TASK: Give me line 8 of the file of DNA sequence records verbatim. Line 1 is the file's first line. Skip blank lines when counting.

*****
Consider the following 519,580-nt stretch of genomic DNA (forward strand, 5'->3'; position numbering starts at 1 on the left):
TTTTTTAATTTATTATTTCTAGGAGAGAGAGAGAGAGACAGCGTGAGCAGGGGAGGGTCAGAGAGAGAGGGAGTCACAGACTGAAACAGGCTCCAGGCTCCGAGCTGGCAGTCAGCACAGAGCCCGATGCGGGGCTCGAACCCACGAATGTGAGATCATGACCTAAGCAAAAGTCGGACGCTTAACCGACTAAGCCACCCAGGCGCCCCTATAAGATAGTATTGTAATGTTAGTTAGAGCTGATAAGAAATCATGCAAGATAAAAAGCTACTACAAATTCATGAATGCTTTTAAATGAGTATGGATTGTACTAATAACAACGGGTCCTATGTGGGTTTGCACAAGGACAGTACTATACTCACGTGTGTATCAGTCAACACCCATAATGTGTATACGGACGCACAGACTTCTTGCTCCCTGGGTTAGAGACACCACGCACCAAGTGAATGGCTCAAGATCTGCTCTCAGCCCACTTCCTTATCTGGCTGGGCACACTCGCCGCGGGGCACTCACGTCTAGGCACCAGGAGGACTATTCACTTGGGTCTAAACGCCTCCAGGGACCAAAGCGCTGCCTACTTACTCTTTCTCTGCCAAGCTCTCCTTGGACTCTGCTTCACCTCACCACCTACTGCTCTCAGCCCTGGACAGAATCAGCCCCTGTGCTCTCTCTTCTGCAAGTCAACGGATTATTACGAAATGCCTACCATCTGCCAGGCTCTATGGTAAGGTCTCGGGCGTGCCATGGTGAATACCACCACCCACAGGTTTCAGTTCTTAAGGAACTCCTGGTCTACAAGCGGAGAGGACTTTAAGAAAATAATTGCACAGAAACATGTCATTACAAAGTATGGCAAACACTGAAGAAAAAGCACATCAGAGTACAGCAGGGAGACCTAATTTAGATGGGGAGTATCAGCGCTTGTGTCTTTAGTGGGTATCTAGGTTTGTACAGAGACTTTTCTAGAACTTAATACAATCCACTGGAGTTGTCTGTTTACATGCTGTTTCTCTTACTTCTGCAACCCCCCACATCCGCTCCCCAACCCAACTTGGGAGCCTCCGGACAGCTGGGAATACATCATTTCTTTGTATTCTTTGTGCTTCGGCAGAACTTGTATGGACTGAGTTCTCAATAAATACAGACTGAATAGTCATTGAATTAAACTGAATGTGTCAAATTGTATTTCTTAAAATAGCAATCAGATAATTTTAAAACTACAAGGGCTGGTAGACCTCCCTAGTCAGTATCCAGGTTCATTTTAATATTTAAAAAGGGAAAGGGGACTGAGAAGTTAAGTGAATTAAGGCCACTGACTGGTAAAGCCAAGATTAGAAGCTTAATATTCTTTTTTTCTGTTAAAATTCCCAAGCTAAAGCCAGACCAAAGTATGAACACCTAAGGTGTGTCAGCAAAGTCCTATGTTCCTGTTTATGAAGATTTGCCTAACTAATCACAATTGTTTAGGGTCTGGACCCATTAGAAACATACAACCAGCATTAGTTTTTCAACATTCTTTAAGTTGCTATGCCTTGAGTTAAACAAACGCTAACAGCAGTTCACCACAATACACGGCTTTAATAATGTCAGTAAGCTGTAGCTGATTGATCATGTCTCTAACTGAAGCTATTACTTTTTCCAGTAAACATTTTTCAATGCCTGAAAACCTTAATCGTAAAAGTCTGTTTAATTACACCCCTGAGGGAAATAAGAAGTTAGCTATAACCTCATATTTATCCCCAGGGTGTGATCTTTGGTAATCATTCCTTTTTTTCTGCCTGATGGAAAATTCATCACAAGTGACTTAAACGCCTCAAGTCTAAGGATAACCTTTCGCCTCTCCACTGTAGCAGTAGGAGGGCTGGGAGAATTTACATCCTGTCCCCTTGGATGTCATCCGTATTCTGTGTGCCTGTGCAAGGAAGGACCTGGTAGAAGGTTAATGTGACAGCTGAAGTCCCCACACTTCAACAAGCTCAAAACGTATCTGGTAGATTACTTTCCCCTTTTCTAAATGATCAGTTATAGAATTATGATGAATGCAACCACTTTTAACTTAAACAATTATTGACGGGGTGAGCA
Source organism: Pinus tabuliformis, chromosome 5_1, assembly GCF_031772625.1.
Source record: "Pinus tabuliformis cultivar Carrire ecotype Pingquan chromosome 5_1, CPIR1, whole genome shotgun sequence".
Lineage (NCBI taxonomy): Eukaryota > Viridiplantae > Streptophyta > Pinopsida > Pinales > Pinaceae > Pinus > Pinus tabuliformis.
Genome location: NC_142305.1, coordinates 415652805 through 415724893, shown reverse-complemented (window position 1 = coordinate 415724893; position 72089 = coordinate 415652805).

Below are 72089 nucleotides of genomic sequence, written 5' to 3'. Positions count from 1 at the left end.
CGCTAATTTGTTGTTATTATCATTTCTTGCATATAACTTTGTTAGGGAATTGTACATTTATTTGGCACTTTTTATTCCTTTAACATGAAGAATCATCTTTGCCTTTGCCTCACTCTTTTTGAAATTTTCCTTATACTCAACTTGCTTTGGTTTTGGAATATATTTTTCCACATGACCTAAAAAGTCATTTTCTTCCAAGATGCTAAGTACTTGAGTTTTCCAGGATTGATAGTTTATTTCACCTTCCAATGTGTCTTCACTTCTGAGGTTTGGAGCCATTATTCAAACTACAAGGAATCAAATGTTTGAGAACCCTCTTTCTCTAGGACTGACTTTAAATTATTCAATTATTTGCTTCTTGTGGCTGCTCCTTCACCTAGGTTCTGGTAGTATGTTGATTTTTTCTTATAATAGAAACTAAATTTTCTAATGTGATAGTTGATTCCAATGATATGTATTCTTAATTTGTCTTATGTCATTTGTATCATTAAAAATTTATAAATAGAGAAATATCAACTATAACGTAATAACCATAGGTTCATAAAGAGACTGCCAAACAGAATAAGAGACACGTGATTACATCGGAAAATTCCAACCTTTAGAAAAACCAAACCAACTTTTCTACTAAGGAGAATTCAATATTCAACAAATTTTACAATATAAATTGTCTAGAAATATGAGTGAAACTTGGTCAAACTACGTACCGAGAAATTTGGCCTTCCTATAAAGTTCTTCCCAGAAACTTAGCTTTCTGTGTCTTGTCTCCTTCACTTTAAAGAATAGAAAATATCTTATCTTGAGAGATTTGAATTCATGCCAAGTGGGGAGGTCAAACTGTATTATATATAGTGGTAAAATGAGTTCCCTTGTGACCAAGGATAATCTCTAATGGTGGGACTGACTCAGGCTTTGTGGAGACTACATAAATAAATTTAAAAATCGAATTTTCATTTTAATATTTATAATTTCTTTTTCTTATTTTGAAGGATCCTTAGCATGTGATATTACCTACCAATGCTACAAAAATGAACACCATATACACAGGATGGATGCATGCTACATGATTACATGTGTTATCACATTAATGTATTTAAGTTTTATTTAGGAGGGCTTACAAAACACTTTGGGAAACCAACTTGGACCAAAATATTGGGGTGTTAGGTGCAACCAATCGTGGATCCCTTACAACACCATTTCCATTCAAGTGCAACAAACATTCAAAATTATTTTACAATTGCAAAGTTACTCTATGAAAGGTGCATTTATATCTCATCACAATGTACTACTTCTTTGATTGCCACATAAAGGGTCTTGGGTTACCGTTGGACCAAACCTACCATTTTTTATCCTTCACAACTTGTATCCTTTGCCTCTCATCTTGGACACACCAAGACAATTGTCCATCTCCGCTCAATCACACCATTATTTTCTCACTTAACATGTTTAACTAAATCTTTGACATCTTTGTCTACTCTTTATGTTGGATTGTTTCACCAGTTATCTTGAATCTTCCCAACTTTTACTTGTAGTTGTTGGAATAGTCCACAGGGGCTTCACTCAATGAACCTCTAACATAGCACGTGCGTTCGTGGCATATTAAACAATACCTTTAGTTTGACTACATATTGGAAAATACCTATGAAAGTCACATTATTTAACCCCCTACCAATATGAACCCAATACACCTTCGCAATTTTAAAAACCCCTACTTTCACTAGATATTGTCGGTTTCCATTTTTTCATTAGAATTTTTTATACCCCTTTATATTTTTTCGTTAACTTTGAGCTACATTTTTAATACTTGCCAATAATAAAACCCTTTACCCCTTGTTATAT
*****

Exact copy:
CGCTAATTTGTTGTTATTATCATTTCTTGCATATAACTTTGTTAGGGAATTGTACATTTATTTGGCACTTTTTATTCCTTTAACATGAAGAATCATCTTTGCCTTTGCCTCACTCTTTTTGAAATTTTCCTTATACTCAACTTGCTTTGGTTTTGGAATATATTTTTCCACATGACCTAAAAAGTCATTTTCTTCCAAGATGCTAAGTACTTGAGTTTTCCAGGATTGATAGTTTATTTCACCTTCCAATGTGTCTTCACTTCTGAGGTTTGGAGCCATTATTCAAACTACAAGGAATCAAATGTTTGAGAACCCTCTTTCTCTAGGACTGACTTTAAATTATTCAATTATTTGCTTCTTGTGGCTGCTCCTTCACCTAGGTTCTGGTAGTATGTTGATTTTTTCTTATAATAGAAACTAAATTTTCTAATGTGATAGTTGATTCCAATGATATGTATTCTTAATTTGTCTTATGTCATTTGTATCATTAAAAATTTATAAATAGAGAAATATCAACTATAACGTAATAACCATAGGTTCATAAAGAGACTGCCAAACAGAATAAGAGACACGTGATTACATCGGAAAATTCCAACCTTTAGAAAAACCAAACCAACTTTTCTACTAAGGAGAATTCAATATTCAACAAATTTTACAATATAAATTGTCTAGAAATATGAGTGAAACTTGGTCAAACTACGTACCGAGAAATTTGGCCTTCCTATAAAGTTCTTCCCAGAAACTTAGCTTTCTGTGTCTTGTCTCCTTCACTTTAAAGAATAGAAAATATCTTATCTTGAGAGATTTGAATTCATGCCAAGTGGGGAGGTCAAACTGTATTATATATAGTGGTAAAATGAGTTCCCTTGTGACCAAGGATAATCTCTAATGGTGGGACTGACTCAGGCTTTGTGGAGACTACATAAATAAATTTAAAAATCGAATTTTCATTTTAATATTTATAATTTCTTTTTCTTATTTTGAAGGATCCTTAGCATGTGATATTACCTACCAATGCTACAAAAATGAACACCATATACACAGGATGGATGCATGCTACATGATTACATGTGTTATCACATTAATGTATTTAAGTTTTATTTAGGAGGGCTTACAAAACACTTTGGGAAACCAACTTGGACCAAAATATTGGGGTGTTAGGTGCAACCAATCGTGGATCCCTTACAACACCATTTCCATTCAAGTGCAACAAACATTCAAAATTATTTTACAATTGCAAAGTTACTCTATGAAAGGTGCATTTATATCTCATCACAATGTACTACTTCTTTGATTGCCACATAAAGGGTCTTGGGTTACCGTTGGACCAAACCTACCATTTTTTATCCTTCACAACTTGTATCCTTTGCCTCTCATCTTGGACACACCAAGACAATTGTCCATCTCCGCTCAATCACACCATTATTTTCTCACTTAACATGTTTAACTAAATCTTTGACATCTTTGTCTACTCTTTATGTTGGATTGTTTCACCAGTTATCTTGAATCTTCCCAACTTTTACTTGTAGTTGTTGGAATAGTCCACAGGGGCTTCACTCAATGAACCTCTAACATAGCACGTGCGTTCGTGGCATATTAAACAATACCTTTAGTTTGACTACATATTGGAAAATACCTATGAAAGTCACATTATTTAACCCCCTACCAATATGAACCCAATACACCTTCGCAATTTTAAAAACCCCTACTTTCACTAGATATTGTCGGTTTCCATTTTTTCATTAGAATTTTTTATACCCCTTTATATTTTTTCGTTAACTTTGAGCTACATTTTTAATACTTGCCAATAATAAAACCCTTTACCCCTTGTTATAT